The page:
“Life itself, every moment of it, every drop of it, here, this instant, now, in the sun, in Regent’s Park, was enough.” — Peter (Mrs Dalloway)
“she kept coming back and back like a sleeper jolting against him in a railway carriage; which was not being in love, of course; it was thinking of her, criticising her, starting again, after thirty years, trying to explain her.” — Peter (Mrs Dalloway)
Whenever I plug in my earphones — on the car, on the subway, on the treadmill, on a stroll, whenever — I’m instantly transported to another place, another era, I become a visitor of my own past, a spectator, sometimes a griever mourning for the bygone days.
Innocence — Avril Lavigne
Waking up, I see that everything is okay
The first time in my life, and now it’s so great
Slowing down, I look around, and I am so amazed
I think about the little things that make life great
I wouldn’t change a thing about it
This is the best feeling
A throwback song to when I took my first steps into the realm of sports — my first track meet and my first game of table tennis. A breach of innocence, I suppose, as the title of the song suggests, a boundary, a line that has prevented me from trying new things, a line that’s reinforced the ludicrous belief that as a girl, I should be more demure, I shouldn’t be out there, in the sun sweating, running, panting. I lost my innocence, but not in that sense of the word. Rather, I lost my fair skin and my “femininity” in the most restricted sense of the word. What have I gained instead? I couldn’t be happier. I gained a nice glowing tan, one that I preferred so much more to the sickly pale skin that screamed of insipidity. Deep down, I knew that I had worked hard for what I wanted to achieve on the field when the gun goes off and having tan skin (because of hours of training under the blisteringly hot sun) doesn’t diminish my femininity, instead, it strengthens my identity as a strong and determined girl on her way to womanhood. This song reminds me not to let social expectations hinder my interests, to continually challenge the boundaries and stay true to my passions.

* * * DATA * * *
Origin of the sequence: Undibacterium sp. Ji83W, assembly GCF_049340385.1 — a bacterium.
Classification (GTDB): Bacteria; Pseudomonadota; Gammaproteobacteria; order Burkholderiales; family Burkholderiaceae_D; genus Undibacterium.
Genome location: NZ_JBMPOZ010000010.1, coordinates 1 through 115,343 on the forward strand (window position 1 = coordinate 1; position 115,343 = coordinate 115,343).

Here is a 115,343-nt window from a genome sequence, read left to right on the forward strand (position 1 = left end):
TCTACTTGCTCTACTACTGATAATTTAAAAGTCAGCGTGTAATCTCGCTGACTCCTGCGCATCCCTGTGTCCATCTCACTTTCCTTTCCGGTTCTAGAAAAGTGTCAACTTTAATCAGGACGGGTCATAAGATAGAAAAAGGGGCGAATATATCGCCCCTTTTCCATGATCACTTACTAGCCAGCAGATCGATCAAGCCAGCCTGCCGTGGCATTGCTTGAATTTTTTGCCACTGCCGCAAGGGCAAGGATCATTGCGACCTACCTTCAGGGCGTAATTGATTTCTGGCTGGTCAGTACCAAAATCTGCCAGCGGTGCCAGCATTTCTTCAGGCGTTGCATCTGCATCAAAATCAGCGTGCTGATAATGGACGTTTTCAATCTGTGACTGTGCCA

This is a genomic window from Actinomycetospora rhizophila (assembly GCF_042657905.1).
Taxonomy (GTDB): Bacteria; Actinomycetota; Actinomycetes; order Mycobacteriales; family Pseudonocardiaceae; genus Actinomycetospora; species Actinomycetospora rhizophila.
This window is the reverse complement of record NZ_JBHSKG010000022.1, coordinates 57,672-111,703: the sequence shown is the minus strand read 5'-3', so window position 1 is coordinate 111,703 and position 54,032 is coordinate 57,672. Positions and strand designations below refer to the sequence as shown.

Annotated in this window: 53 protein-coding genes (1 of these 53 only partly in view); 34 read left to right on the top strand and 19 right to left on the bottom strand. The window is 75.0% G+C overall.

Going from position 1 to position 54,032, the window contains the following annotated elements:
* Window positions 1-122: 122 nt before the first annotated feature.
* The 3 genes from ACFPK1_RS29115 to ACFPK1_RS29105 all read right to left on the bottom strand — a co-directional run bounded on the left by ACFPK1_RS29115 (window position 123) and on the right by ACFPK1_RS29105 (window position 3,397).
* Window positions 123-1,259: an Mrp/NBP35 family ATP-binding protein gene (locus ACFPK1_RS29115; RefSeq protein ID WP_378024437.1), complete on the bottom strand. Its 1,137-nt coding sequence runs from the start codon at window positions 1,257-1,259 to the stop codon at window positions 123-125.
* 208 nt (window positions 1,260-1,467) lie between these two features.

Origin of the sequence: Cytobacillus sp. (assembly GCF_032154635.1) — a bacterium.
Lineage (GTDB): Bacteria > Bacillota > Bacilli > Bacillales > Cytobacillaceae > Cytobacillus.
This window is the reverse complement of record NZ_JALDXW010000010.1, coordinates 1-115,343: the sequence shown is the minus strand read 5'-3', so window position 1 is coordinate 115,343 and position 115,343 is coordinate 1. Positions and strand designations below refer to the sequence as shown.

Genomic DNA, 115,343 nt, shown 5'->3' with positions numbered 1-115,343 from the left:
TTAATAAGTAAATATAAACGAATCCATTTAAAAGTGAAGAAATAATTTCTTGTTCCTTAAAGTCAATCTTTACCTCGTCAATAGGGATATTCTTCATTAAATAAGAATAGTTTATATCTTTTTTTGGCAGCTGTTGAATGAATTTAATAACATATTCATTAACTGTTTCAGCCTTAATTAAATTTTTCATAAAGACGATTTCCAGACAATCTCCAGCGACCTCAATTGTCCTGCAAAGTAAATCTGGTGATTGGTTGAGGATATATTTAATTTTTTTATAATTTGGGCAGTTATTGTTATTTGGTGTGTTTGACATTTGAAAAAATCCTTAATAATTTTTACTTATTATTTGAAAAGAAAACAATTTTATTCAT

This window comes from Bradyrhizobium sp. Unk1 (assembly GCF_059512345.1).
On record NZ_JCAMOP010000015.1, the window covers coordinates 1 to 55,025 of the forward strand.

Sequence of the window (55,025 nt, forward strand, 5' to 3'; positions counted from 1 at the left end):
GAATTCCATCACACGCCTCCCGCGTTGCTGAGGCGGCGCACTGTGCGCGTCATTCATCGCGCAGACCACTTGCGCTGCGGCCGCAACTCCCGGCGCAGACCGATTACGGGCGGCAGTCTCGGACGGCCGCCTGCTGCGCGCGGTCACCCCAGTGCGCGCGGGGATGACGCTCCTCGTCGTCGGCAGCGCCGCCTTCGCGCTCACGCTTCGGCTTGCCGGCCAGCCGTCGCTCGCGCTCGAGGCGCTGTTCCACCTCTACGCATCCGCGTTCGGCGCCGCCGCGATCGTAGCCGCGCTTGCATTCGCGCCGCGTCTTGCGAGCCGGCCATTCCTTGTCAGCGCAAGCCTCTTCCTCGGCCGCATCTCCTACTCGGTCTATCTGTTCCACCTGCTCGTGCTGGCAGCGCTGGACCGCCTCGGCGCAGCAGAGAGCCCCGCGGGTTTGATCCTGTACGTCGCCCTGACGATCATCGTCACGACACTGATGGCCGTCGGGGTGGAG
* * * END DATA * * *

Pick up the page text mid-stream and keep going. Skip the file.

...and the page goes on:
Let It Go — James Bay
I realise that as I grow, my musical taste mature and I gravitate towards songs with an urban touch to it. The calm twanging of a Gibson electric soothes my bristling soul. It’s a song fitting for when I’m on the move, in transit. It’s a song that makes even that hottest day cooling and breezy, a song that somehow harks me back to the same landscape of a rainy winter evening on a nondescript street in London every single time I listen to it.
So come on, let it go
Just let it be
Why don’t you be you
And I’ll be me?
Everything that’s broke
Leave it to the breeze
Why don’t you be you
And I’ll be me?
And I’ll be me
Bay sings like someone who’s been hurt before. His voice is gilded with a poignant and melancholic edge to it and when he sings and strains his voice with the all the passion in his heart and memory at the climax of the song, the lyrics and its sentiments permeate my entire being and my suffering is no longer a solitary affair. I found sympathy in his songs, I found solace and comfort during an emotionally turbulent and uncertain period. The imagery of rain that Bay evokes in me with his voice is probably more reflective of my inner state than his. He might have been singing about a love lost, a love that he fell out of, but the sotto voce rings of countless attempts to rationalise with a difficult reality with the gradual regression of optimism and patience.